This project aims to test — and push — the northern limits of a large-fruited species of prickly pear cactus (Opuntia stricta), native the U.S. Southeast, along with O. stricta hybrids and other large-fruited species. Of particular interest are strains with readily edible young pads as well.
Prickly pear cacti provide popular food across tropical regions of the world, though the genus is native to the Americas. Most commonly grown for the sweet fruit, colorful-fleshed fruit, the species Opuntia ficus-indica is the most famous, but many other species are commonly eaten or juiced. In Mexico and other places, the fully-formed young pads are a common vegetable (known as nopal, singular, or nopales, plural). A low-growing, small-fruited species known as Opuntia humifusa grows along the U.S. east coast as far north as New England, but it is the relatively large-fruited species called Opuntia stricta that is of interest here.
Native as far north as North Carolina or possibly Virginia, Opuntia stricta is the tallest and largest of the cold-hardy prickly pears. The fruit grow to roughly 3 inches long by 2 inches wide. The deep red-purple flesh is quite tasty, a pleasing mix of sweet and tart. Additionally, the fruit were recently found to contain among the highest amounts of betacyanins (the same antioxidant pigment that gives red beets their color), compared to other prickly pears, which means it has medicinal or nutritive uses that have yet to be fully studied. It has large pads that grow similarly to nopales, but little is known about its possible use as a vegetable.
This plant was not on our radar until I found a patch growing in a south-facing front yard in southern New Jersey (shown in photo). It appears to be quite mature, and was well laden with fruit when I came across it in 2017. As of March 2018, I'm attempting to sprout many seeds after preparing them in three different ways (dried fresh from the ripe fruit, dried naturally after slowly rotting indoors, and stratified outdoors over the winter while kept moist in the rotten flesh of the fruit). Hopefully one or all of these methods will produce a plethora of seedlings.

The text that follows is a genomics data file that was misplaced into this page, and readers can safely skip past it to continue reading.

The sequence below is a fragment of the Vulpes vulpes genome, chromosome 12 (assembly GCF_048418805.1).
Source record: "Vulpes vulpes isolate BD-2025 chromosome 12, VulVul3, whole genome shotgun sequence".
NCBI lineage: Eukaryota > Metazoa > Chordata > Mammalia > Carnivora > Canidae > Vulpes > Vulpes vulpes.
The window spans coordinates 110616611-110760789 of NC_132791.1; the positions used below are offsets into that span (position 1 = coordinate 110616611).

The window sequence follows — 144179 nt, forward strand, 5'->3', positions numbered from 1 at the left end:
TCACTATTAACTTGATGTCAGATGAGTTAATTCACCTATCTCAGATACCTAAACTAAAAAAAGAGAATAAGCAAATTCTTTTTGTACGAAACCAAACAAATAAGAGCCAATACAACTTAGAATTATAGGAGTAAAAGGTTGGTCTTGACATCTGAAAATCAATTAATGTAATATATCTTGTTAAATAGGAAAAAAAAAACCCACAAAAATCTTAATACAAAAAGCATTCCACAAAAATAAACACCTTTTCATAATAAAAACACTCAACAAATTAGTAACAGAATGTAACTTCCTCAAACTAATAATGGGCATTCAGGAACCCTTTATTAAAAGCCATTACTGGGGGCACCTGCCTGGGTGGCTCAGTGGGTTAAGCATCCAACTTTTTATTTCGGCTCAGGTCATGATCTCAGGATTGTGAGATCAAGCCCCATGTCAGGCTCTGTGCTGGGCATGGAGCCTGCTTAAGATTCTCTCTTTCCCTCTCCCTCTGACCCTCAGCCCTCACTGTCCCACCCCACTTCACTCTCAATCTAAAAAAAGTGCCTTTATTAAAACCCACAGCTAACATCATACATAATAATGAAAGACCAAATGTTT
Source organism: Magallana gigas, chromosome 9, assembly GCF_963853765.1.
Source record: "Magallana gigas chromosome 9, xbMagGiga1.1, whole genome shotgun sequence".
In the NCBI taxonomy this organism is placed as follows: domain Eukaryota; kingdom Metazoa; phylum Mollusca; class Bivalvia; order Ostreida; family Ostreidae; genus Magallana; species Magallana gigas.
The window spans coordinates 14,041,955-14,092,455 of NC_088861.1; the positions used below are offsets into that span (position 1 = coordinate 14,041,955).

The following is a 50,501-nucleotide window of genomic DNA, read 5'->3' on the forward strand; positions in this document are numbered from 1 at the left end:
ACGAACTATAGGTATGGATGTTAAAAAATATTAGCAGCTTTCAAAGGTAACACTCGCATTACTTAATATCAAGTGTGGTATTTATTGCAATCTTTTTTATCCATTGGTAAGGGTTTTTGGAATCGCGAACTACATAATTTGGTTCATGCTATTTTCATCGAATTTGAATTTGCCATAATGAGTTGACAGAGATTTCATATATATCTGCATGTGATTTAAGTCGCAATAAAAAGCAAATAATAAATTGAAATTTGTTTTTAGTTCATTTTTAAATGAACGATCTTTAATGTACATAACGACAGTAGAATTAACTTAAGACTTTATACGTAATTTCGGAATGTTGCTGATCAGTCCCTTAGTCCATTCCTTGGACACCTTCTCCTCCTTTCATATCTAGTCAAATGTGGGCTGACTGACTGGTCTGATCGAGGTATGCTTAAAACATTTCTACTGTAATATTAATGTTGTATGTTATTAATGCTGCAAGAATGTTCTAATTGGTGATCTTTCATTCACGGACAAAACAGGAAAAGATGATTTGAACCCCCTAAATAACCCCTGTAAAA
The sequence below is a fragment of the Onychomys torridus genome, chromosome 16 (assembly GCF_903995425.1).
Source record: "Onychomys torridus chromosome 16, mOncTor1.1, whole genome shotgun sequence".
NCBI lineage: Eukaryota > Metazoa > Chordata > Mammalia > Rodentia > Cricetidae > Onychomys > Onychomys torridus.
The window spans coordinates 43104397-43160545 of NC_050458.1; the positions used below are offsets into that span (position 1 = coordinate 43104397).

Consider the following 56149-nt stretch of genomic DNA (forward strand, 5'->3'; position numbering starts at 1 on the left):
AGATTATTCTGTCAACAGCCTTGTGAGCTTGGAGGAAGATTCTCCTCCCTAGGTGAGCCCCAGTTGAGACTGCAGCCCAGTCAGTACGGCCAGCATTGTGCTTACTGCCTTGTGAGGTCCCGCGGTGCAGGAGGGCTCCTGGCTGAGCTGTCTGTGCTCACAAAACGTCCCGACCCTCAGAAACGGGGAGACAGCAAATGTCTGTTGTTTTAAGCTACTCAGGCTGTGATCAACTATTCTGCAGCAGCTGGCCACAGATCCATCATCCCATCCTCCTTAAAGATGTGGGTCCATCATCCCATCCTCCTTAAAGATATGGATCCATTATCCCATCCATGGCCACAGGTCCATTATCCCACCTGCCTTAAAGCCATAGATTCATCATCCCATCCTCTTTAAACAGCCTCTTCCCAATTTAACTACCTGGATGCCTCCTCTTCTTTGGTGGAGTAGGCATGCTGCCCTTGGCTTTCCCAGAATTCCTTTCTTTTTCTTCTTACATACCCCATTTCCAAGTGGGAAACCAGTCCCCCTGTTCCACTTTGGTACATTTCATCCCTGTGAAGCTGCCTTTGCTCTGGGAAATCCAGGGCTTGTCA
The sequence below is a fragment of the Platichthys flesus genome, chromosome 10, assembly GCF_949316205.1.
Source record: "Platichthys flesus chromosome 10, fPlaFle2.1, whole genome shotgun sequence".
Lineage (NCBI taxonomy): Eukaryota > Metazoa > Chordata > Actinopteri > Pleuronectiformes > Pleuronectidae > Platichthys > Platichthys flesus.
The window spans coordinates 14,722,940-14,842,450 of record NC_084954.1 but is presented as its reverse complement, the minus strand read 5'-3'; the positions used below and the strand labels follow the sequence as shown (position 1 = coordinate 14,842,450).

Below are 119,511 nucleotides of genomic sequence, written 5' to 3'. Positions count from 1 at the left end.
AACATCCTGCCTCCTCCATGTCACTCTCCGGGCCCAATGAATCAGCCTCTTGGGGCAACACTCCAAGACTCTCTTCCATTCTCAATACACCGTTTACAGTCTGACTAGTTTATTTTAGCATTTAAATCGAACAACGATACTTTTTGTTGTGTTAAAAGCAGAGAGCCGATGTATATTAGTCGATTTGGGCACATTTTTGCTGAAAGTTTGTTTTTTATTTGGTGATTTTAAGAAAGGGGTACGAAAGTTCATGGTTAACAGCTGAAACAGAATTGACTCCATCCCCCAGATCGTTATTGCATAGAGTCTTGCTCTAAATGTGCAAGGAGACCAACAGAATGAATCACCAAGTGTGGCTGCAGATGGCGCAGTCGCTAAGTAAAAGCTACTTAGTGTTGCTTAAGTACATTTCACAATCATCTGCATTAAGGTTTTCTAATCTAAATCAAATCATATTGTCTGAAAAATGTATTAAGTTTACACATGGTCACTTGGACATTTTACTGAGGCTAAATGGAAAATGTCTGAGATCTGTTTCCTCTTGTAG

I intend with this project to send seeds and/or seedlings to volunteers across the northern United States to test the limits of this hardy species. Where it was found in New Jersey is considered USDA Zone 7, but winters sometimes get quite cold here, dipping into temperatures more typical of Zone 5. I'm willing to send seeds (once we learn how to best germinate them) and seedlings to volunteers as far north as Zone 4, or possibly colder. I'm also interested in identifying cultivars with particularly large fruit and/or readily edible young pads.
This project will begin with Opuntia stricta (grown in the presence of Opuntia humifusa), but intentional hybrids and other species will be included as I get them from other growers and researchers.
What will you ask volunteers to do?
Volunteers will be asked to grow and observe these cacti over the next few years. It will likely take 5 years or so before all of the characteristics of each plant become fully apparent. Volunteers are requested to grow at least five or ten plants in a sunny spot where they expect to be able to maintain the plants for at least five years. Plants should be kept well weeded and not be sprayed with any chemicals.
Annual or twice-a-year reports on winter survival will be the most important metric, but qualitative analysis of fruit size, yield, and flavor, as well as pad edibility, will be of interest as well. Live pads (the easiest way to propagate this species) and/or seeds from exceptional plants will be expected to be returned at some point, once evaluation and comparisons are made. Photographs throughout the process will be encouraged.
Other requirements of volunteers?
Volunteers with a variety of soil types, to as cold as Zone 4 or 3, are sought.
Can volunteers expect to be able to keep some germplasm (seeds, bulbs, cuttings, spores, etc) at the close of the project?
Yes, of course
Volunteers should always wear gloves when working with this species, and the gloves used should only be used for this purpose. Many Opuntia species, including this one, not only have long spines, but also minuscule hairlike spines called glochids that are painful and very difficult to remove once they enter the skin.